Image Classification


Michael Achmann-Denkler


January 22, 2024

As outlined in the Images as Data chapter, multiple approaches towards image classification exist. In the current version of this chapter I would like to concentrate on zero-shot classifications using CLIP, a neural network desigend by OpenAI, and multimodal GPT-4. The first notebook, based on CLIP, experiments with image-type classification for the analysis of political communication. Image types have been used for the analysis of Alexander Van der Bellen’s storytelling in his Instagram campaign (Liebhart and Bernhardt 2017), and for the analysis of the 2017 German election of Instagram (Haim and Jungblut 2021). Through my experiments I have found some shortcomings of the image types in combination with computational analyses, as they require the annotator to have a deeper understanding beyond the knowledge of presence or absence of singular items. Additionally, the image types from the literature have overlaps, which is not exactly compatible with theory behind image type analysis (Grittmann and Ammann 2011), nor visual content analysis (Rose 2016), which suggest categories to be mutually exclusive. So, in short, expect the classification results in this case to be mixed!

For the second experiment, the classification using multimodal GPT-4, I’m showcasing some items from the visual frame analysis (Grabe and Bucy 2009), which has been applied in several social media and Instagram studies. Our experiments are based on the adaption by Gordillo-Rodrı́guez and Bellido-Pérez (2023), who created a comprehensive overview of items and their theoretical grounding. For GPT-4 we will classify multiple items at the same time. The notebook keeps track of the classification cost, though not as sophisticated as for the textual classification (once more: Work in Progress!).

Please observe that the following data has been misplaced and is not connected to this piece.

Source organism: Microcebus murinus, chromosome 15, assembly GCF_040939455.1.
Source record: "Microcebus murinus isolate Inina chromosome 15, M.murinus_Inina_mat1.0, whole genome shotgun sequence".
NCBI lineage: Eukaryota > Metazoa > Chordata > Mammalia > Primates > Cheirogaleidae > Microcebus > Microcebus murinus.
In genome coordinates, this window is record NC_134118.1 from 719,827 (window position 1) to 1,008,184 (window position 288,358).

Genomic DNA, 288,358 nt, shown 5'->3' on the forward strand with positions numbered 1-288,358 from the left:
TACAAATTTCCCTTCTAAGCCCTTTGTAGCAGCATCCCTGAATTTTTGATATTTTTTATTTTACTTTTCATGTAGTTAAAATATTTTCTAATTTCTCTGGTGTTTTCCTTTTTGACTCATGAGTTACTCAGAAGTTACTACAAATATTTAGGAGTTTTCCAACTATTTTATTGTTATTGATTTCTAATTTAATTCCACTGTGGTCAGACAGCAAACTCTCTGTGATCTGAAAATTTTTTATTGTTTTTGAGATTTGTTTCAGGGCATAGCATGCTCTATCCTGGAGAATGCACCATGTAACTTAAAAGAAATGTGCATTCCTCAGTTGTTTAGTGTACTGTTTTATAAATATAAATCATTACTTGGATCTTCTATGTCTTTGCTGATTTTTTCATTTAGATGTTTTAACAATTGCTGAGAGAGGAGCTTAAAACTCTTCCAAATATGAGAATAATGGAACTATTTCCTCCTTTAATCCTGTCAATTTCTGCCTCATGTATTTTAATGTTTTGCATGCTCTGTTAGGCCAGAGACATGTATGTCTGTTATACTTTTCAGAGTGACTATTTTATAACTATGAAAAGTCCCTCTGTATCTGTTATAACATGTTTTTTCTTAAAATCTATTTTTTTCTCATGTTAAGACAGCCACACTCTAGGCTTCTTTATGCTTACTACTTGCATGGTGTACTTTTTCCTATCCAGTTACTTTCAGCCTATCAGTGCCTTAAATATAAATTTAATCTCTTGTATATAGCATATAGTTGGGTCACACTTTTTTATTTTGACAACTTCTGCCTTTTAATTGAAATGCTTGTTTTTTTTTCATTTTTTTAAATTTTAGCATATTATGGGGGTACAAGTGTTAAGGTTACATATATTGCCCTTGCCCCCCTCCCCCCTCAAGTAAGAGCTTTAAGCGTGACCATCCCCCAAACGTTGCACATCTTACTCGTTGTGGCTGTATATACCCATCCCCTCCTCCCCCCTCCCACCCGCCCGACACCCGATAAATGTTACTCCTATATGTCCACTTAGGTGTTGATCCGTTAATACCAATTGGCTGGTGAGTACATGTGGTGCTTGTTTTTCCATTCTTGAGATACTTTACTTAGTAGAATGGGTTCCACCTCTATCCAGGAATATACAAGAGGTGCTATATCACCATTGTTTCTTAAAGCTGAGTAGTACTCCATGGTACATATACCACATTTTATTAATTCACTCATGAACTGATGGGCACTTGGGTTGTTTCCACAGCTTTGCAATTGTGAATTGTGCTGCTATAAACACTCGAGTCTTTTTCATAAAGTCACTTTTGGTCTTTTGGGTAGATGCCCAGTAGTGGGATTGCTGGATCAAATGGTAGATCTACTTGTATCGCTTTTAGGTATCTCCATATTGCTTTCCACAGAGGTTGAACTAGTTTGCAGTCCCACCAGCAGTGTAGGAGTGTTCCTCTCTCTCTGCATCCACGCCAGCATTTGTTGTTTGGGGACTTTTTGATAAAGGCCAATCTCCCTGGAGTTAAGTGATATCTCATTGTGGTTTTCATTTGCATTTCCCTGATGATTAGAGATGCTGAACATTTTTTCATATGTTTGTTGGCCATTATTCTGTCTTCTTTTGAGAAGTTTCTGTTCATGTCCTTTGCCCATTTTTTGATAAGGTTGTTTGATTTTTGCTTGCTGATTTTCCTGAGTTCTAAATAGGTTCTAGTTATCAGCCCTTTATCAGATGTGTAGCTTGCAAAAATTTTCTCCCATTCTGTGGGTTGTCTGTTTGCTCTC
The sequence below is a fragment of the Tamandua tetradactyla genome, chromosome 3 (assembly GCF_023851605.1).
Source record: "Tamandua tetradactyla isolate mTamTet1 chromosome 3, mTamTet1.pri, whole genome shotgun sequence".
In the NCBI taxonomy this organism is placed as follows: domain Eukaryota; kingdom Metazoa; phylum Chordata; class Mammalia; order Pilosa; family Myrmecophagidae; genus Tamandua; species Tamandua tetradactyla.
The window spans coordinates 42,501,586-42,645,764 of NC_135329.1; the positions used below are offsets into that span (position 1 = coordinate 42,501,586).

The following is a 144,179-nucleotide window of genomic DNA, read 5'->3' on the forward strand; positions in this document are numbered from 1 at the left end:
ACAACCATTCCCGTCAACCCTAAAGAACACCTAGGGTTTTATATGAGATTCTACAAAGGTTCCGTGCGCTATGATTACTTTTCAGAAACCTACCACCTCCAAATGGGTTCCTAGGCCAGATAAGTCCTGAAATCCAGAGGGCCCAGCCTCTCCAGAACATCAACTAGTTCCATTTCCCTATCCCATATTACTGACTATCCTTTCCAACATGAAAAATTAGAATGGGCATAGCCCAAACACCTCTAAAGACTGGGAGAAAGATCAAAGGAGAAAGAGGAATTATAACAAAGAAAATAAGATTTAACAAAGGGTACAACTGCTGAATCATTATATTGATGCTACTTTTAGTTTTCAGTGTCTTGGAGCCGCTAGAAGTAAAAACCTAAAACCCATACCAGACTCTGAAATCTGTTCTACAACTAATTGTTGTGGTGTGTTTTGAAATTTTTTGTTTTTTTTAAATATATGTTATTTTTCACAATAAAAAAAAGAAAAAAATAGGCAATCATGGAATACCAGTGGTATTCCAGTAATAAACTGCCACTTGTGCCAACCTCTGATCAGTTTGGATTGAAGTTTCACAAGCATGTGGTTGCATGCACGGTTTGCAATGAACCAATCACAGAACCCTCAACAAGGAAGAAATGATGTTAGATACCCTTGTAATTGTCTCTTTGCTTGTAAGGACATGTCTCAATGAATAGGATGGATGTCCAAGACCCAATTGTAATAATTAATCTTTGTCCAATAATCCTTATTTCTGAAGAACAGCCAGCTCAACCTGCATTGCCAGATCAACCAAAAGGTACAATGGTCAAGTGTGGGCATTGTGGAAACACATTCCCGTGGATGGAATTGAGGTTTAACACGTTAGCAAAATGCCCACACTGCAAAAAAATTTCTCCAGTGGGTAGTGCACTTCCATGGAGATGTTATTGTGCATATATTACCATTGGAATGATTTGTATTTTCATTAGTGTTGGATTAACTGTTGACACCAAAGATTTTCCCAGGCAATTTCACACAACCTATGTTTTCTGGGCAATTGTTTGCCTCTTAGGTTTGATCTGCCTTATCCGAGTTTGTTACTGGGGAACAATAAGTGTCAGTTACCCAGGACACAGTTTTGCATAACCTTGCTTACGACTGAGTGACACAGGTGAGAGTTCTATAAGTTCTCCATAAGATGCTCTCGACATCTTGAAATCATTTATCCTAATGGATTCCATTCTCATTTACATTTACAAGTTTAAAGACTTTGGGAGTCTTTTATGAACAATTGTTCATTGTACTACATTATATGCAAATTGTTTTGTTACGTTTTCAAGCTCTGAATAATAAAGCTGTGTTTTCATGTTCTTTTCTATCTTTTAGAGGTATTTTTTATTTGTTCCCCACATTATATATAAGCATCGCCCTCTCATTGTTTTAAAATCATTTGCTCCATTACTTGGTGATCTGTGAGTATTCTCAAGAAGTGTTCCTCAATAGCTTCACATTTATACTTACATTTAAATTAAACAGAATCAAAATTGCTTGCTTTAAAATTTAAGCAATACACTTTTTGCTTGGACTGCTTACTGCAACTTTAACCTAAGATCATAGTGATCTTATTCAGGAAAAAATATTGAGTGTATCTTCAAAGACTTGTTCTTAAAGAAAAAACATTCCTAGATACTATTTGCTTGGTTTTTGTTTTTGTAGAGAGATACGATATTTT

A third approach towards the classification of visual material is the Ensemble approach, where we combine e.g. multiple model outputs for a final classification. I have experimented with the combination of automatically generated image captions, the output object detection, and the textual content of images. Combining each of these variables per image into one final classification using GPT, I have obtained promising results in first (informal) experiments. A proper validation and comparison to other classification approaches is yet needed.

CLIP for Image Type Classification

Image classification using CLIP works by comparing a string of text with an image. If we compare multiple text-strings with the same image, we can determine the phrase with the highest similarity score and infer the classification. To make the classification work for my scenario, I created a dictionary, where each image type is mapped to multiple sentences describing how an image in this class would look like.

An overview of the CLIP-Classification process, starting with the creation of phrases describing the target content.

My implementation is inspired by this medium story.

classification_dict = {
    "Collages": [
        "A screenshot with multiple visual elements such as text, graphics, and images combined.",
    "Campaign Material": [
        "An image primarily showcasing election-related flyers, brochures, or handouts.",
        "A distinct promotional poster for a political event or campaign.",
        "Visible printed material urging people to vote or join a political cause."
    "Political Events": [
        "An image distinctly capturing the essence of a political campaign event.",
        "A location set for a political event, possibly without a crowd.",
        "A large assembly of supporters or participants at an open-air political rally.",
        "Clear visuals of a venue set for a significant political gathering or convention.",
        "Focused visuals of attendees or participants of a political rally or event.",
        "Inside ambiance of a political convention or major political conference.",
        "Prominent figures or speakers on stage addressing a political audience.",
        "A serene image primarily focused on landscapes, travel.",
        "Food, beverages, or generic shots."
    "Individual Contact": [
        "A politician genuinely engaging or interacting with individuals or small groups.",
        "A close-up or selfie, primarily showcasing an individual, possibly with political affiliations.",
        "An informal or candid shot with emphasis on individual engagement, perhaps in a political setting."